Even More Defence: Discards

The lesson modules have been designed to build on the Online School Curriculum. They include some Quick Tips to help you focus on the topic.
When making a discard, keep a few principles in mind and try not to discard something that may have made a trick later.

Then you can play and review the lesson hands.
If you have more time to spare, you can also complete the earlier Defence lesson on Discards.

Quick Tips (Thanks again Eddie Kantar)

  • When discarding (especially in no trumps), you don’t have to discard from the long good suit you want if it means losing a potential tricks there

  • Instead, discard a high card of a suit you DON’T want, and leave your long suit with all its length (playing low to encourage)

  • When deciding which suits to keep length in, hold your cards in dummy’s long suits

  • So if you see four cards of a suit in dummy, and you have four cards, do NOT discard any cards in that suit

  • Remember which suits declarer will have length in, and hold your cards in that suit too

  • If partner discards from one suit, you should tend to discard from another suit

  • Declarer will often play their long (or trump) suit, hoping you will discard a potential winner by mistake.

This week’s hand:

We are focusing on defence this week (and month), so our panel has been asked to watch this hand and then explain what they’d lead and why. It’s hand 1 in the hands to play above, and watch the review afterwards.

Which suit and card would you lead?

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David Appleton

We need partner to shift to a heart when they (hopefully) get on lead. However, we cannot afford to part with a heart, so the way forward will be to discourage in the other suits. We plan to discard the 7♣ and the 9♦️, if allowed.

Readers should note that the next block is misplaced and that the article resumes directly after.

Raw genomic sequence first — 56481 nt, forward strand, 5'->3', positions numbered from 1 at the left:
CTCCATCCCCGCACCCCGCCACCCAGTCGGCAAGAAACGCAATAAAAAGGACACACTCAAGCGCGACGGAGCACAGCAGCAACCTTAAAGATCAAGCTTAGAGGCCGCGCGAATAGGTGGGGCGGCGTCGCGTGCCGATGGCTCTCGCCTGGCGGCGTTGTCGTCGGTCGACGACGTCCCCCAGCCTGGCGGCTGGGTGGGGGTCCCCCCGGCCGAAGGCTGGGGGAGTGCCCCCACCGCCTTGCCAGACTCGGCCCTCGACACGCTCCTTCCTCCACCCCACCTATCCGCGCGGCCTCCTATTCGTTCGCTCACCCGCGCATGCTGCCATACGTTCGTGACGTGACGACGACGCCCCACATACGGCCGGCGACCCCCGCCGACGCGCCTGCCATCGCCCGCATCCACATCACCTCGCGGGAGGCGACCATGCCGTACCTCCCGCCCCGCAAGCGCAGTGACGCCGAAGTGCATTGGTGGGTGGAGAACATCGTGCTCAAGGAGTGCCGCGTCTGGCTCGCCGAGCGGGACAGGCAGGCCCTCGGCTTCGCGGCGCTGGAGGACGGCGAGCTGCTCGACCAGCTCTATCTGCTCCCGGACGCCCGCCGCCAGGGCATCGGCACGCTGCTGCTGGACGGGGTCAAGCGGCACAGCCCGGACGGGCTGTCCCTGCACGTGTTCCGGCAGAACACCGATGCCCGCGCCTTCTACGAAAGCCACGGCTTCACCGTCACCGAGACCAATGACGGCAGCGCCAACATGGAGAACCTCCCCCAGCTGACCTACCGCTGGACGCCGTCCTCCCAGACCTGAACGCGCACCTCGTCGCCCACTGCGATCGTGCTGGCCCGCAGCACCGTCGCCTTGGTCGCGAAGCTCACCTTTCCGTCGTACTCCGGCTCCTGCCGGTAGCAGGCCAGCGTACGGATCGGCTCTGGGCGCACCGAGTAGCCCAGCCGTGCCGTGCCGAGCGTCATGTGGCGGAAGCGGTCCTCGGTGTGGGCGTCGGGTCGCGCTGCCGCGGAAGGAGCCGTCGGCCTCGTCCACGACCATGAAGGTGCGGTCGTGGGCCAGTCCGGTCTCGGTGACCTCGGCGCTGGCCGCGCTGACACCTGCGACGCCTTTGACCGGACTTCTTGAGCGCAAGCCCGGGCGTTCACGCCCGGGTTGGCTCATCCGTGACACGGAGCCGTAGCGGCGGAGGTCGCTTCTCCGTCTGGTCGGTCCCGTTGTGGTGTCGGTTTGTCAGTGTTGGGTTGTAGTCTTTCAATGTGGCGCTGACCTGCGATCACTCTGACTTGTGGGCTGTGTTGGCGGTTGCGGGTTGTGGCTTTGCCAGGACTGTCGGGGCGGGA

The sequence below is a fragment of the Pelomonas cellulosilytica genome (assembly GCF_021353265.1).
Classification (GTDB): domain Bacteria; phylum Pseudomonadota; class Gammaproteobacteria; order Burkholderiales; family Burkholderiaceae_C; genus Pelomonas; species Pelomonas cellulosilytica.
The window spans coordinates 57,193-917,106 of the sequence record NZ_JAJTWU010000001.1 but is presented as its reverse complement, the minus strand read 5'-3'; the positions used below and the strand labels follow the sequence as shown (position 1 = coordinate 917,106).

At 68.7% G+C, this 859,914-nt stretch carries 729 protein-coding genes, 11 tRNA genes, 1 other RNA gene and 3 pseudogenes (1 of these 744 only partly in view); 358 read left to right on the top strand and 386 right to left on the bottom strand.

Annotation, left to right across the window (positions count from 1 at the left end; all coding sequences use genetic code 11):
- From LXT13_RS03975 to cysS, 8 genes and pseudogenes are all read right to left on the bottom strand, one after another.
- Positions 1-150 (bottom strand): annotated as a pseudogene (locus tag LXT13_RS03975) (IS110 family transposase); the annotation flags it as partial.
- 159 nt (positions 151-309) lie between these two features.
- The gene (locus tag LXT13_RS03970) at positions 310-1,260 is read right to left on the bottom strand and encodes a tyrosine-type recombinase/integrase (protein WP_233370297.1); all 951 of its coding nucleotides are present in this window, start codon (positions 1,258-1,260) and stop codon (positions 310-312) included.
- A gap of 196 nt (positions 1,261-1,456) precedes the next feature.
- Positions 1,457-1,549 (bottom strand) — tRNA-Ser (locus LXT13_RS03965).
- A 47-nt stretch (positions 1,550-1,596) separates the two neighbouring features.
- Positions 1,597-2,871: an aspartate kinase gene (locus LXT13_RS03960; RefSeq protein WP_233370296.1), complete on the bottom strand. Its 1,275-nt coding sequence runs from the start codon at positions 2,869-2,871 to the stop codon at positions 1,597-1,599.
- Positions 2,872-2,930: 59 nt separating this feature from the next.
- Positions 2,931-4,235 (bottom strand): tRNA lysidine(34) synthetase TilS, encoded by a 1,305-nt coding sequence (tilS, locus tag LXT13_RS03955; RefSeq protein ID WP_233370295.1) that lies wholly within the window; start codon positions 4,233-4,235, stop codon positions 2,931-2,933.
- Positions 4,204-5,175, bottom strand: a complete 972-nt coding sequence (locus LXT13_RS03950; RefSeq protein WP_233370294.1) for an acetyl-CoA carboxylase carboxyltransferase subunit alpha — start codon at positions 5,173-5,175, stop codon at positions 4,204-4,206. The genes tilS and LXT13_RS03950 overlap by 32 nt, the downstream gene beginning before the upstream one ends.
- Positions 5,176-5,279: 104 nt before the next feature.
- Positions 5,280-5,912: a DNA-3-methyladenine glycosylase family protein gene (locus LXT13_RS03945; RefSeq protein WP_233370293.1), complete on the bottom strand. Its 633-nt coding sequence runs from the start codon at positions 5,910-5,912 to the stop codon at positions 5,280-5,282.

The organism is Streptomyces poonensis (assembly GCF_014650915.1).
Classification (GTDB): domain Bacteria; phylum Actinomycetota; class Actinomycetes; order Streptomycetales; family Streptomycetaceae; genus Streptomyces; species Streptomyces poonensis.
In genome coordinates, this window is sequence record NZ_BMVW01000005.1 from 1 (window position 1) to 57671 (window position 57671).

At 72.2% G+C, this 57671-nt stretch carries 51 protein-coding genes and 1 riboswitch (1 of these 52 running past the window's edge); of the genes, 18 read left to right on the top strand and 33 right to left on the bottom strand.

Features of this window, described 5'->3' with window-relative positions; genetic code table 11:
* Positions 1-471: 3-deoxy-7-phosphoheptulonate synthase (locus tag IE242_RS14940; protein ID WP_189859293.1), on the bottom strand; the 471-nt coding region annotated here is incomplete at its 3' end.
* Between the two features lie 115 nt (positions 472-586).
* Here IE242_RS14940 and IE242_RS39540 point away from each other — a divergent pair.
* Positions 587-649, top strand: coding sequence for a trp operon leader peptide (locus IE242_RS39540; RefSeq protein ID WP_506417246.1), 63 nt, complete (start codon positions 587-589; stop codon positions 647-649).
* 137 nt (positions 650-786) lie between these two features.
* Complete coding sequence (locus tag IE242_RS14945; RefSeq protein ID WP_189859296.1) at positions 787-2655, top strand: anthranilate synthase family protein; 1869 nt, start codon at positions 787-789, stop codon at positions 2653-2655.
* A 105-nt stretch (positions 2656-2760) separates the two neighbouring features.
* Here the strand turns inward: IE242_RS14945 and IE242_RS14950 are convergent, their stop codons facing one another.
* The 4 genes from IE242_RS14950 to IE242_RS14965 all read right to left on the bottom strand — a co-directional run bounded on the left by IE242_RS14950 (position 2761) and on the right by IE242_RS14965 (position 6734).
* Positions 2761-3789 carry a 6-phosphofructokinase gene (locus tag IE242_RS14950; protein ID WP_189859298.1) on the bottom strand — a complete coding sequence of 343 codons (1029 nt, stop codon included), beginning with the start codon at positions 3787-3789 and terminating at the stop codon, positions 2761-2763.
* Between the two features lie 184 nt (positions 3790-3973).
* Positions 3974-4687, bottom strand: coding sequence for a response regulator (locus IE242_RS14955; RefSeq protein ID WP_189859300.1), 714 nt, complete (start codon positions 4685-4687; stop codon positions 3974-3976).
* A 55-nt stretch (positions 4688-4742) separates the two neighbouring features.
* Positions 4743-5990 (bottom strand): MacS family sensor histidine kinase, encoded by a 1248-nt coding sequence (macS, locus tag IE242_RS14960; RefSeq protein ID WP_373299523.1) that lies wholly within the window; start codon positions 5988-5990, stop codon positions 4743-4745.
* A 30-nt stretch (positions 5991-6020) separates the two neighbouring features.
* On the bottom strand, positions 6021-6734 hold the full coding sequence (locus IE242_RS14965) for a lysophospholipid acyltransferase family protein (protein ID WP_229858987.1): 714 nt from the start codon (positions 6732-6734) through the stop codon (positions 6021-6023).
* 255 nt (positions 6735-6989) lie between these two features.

However, say declarer immediately plays another spade and partner is on lead then, we have only one discard. I'd recommend the 9♦️, since partner will by default prefer to play a heart through to you rather than a club.

GeO Tislevoll.jpeg

GeO Tislevoll

We need to try to help partner to find a heart switch. It looks as if partner might win the third spade, so I want to discourage both clubs and diamonds. The first suit to discourage will be the one I have nothing in (ie clubs), because my diamonds might be valuable. So my first discard will be the ♣7.

Because my diamond suit could be valuable , I will not discard a diamond until the second discard (♦️10). So I’m trying to tell partner what NOT to switch to.

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Matt Smith

One way to get partner to shift to hearts is by discarding our highest club and diamond (discouraging).

Another way is to discard the ♣7 (discouraging) then the 6♣ (suit preference for hearts).

I would discard the 7♣ then the 6♣ if playing with my regular partner.


Joan Butts

Because it’s so important to keep four hearts, you can’t afford to discard one to show partner what suit you want. So sometimes you need to make a negative signal, saying DON’T lead this or that, hoping it will steer partner in the right direction!

Related Workbook

The Defence Workbook contains hands analysis and lesson tips and tricks.

Test your knowledge

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